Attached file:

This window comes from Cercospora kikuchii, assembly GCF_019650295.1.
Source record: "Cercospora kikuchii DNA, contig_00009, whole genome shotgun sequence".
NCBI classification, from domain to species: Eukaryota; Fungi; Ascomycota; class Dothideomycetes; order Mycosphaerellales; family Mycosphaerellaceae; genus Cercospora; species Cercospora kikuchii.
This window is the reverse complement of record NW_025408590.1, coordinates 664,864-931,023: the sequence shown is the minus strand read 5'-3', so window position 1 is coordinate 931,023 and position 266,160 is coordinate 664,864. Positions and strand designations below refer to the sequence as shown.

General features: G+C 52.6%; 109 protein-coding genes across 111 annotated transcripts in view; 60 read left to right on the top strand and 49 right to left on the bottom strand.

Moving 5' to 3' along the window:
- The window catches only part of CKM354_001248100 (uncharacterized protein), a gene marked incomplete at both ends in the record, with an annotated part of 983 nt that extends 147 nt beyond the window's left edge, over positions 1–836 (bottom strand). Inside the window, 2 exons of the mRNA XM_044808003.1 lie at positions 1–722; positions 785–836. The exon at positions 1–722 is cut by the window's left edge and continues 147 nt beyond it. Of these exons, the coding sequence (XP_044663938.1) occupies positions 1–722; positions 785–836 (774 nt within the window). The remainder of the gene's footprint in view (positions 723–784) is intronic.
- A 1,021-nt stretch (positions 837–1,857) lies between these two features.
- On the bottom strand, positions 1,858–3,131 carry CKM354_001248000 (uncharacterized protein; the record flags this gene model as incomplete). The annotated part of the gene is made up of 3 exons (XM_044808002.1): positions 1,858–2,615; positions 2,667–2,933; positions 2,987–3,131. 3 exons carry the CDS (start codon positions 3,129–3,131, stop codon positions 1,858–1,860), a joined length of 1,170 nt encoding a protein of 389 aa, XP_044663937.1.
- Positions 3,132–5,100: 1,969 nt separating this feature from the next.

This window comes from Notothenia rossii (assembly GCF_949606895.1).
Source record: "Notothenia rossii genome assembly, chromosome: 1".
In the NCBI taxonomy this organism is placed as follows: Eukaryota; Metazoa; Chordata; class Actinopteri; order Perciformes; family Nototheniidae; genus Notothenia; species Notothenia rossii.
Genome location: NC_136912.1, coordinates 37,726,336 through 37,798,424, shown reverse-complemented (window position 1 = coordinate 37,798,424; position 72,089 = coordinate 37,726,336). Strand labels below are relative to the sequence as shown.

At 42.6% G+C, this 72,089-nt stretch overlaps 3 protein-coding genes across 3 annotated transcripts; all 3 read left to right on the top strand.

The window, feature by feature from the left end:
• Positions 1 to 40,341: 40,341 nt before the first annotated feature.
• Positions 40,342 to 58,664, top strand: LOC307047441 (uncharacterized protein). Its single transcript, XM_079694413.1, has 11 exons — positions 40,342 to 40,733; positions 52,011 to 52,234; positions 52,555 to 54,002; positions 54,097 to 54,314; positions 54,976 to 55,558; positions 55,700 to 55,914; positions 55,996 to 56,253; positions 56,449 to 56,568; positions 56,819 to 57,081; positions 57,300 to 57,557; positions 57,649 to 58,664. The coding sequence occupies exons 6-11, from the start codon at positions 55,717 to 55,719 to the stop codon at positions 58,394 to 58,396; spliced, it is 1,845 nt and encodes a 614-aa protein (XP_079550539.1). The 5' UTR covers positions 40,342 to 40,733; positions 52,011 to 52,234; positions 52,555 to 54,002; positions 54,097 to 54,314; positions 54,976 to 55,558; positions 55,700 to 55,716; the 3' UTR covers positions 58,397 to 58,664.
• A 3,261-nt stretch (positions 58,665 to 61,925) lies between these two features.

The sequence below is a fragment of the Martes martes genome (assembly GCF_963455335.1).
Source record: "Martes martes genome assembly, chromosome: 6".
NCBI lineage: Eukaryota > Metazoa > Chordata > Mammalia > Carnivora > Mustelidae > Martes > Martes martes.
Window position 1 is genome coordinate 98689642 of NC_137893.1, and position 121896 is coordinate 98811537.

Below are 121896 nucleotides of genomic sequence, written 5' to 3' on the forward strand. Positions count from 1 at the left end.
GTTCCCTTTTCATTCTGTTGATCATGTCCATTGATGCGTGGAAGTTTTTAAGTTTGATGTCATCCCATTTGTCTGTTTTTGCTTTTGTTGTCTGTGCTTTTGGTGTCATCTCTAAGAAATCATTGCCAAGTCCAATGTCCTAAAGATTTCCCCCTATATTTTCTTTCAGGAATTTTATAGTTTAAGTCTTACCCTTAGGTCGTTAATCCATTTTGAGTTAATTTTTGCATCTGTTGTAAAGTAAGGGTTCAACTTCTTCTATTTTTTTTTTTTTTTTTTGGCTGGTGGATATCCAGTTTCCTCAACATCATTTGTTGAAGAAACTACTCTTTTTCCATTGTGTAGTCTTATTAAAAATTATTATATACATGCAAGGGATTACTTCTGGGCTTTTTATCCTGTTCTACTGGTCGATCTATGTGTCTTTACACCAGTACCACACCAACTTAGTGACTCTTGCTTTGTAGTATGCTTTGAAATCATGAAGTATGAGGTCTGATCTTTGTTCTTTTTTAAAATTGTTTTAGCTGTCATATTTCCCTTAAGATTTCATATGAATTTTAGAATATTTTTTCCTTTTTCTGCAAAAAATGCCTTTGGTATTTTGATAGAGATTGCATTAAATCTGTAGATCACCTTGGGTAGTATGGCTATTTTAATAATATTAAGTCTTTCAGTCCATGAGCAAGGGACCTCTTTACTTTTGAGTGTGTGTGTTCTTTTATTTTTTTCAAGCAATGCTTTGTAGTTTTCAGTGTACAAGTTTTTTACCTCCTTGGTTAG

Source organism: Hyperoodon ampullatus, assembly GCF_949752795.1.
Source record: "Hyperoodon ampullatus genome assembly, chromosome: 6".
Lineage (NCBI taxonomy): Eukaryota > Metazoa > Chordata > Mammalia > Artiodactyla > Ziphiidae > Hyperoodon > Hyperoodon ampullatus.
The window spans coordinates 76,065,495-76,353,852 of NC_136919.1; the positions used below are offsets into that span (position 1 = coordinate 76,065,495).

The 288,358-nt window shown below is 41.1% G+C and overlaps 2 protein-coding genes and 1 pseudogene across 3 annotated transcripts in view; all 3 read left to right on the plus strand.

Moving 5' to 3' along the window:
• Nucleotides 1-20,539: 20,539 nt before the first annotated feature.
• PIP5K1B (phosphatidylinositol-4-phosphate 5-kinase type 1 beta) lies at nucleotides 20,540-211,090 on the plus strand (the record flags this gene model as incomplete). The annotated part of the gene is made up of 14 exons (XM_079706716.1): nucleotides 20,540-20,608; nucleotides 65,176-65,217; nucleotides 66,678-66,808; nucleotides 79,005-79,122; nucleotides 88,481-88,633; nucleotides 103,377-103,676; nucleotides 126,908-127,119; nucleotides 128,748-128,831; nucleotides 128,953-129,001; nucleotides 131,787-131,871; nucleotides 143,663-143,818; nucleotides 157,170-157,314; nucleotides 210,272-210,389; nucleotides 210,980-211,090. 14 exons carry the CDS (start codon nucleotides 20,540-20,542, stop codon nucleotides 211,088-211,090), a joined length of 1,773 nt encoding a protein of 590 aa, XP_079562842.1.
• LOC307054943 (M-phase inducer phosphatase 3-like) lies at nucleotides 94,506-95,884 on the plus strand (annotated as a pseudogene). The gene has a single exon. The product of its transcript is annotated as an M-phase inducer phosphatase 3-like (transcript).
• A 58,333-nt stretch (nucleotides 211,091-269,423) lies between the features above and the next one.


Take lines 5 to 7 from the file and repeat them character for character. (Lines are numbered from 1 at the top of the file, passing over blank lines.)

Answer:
General features: G+C 52.6%; 109 protein-coding genes across 111 annotated transcripts in view; 60 read left to right on the top strand and 49 right to left on the bottom strand.

Moving 5' to 3' along the window:
- The window catches only part of CKM354_001248100 (uncharacterized protein), a gene marked incomplete at both ends in the record, with an annotated part of 983 nt that extends 147 nt beyond the window's left edge, over positions 1–836 (bottom strand). Inside the window, 2 exons of the mRNA XM_044808003.1 lie at positions 1–722; positions 785–836. The exon at positions 1–722 is cut by the window's left edge and continues 147 nt beyond it. Of these exons, the coding sequence (XP_044663938.1) occupies positions 1–722; positions 785–836 (774 nt within the window). The remainder of the gene's footprint in view (positions 723–784) is intronic.